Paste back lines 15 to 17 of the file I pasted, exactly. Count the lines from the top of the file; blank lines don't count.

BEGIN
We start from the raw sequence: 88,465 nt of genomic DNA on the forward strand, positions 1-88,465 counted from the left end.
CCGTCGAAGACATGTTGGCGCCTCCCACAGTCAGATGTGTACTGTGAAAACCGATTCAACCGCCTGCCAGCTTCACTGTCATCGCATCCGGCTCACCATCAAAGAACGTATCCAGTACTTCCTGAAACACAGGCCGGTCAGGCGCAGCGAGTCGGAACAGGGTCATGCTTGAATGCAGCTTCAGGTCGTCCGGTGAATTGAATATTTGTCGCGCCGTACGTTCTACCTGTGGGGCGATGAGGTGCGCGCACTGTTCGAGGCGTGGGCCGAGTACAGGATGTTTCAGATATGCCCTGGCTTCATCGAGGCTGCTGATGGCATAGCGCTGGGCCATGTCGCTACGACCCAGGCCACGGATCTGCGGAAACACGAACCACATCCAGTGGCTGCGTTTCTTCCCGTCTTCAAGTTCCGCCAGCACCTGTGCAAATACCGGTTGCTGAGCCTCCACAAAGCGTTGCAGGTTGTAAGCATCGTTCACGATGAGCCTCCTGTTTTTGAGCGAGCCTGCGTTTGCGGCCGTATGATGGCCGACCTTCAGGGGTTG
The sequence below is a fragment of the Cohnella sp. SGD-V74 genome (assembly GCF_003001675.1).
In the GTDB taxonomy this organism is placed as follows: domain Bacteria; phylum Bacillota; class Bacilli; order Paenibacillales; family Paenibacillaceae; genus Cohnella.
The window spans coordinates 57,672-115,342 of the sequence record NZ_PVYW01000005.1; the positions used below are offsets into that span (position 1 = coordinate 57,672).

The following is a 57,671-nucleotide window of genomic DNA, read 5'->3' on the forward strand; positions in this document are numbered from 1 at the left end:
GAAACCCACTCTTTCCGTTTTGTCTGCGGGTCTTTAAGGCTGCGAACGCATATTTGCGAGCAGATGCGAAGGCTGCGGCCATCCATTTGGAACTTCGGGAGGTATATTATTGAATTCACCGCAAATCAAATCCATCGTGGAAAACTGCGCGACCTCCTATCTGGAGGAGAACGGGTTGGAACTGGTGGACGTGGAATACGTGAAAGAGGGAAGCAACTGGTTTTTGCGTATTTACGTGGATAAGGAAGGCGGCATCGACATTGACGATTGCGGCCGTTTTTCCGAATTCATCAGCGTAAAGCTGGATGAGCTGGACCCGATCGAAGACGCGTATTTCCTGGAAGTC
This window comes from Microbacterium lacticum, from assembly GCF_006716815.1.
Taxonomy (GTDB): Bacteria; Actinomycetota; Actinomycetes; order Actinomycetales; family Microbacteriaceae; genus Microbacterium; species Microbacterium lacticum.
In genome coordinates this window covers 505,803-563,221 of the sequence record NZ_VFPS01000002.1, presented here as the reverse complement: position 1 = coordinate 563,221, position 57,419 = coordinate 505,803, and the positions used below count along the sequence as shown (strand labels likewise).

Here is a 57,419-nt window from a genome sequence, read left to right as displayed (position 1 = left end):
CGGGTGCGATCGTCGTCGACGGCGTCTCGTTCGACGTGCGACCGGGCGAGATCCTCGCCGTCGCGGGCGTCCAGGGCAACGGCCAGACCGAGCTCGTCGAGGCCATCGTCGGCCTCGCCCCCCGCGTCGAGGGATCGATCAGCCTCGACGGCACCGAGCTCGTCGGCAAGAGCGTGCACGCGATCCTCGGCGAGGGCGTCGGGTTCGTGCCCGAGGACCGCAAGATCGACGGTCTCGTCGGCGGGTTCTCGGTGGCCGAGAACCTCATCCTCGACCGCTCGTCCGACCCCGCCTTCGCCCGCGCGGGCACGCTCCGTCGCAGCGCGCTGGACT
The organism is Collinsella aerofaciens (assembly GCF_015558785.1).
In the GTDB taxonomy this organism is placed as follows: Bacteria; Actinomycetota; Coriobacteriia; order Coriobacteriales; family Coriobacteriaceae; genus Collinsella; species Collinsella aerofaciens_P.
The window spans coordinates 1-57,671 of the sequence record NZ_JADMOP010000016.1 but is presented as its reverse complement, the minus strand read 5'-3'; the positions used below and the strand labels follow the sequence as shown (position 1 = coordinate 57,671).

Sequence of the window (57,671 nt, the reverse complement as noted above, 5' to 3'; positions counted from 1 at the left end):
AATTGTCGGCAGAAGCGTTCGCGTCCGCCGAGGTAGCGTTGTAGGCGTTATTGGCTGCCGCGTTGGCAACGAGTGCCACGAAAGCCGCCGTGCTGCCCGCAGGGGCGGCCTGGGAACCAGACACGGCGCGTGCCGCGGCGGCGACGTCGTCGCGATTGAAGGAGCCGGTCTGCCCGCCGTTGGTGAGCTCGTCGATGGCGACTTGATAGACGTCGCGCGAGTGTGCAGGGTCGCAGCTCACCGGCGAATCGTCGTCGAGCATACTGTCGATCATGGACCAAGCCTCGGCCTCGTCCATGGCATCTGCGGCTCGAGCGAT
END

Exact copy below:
The window spans coordinates 1-57,671 of the sequence record NZ_JADMOP010000016.1 but is presented as its reverse complement, the minus strand read 5'-3'; the positions used below and the strand labels follow the sequence as shown (position 1 = coordinate 57,671).

Sequence of the window (57,671 nt, the reverse complement as noted above, 5' to 3'; positions counted from 1 at the left end):
AATTGTCGGCAGAAGCGTTCGCGTCCGCCGAGGTAGCGTTGTAGGCGTTATTGGCTGCCGCGTTGGCAACGAGTGCCACGAAAGCCGCCGTGCTGCCCGCAGGGGCGGCCTGGGAACCAGACACGGCGCGTGCCGCGGCGGCGACGTCGTCGCGATTGAAGGAGCCGGTCTGCCCGCCGTTGGTGAGCTCGTCGATGGCGACTTGATAGACGTCGCGCGAGTGTGCAGGGTCGCAGCTCACCGGCGAATCGTCGTCGAGCATACTGTCGATCATGGACCAAGCCTCGGCCTCGTCCATGGCATCTGCGGCTCGAGCGAT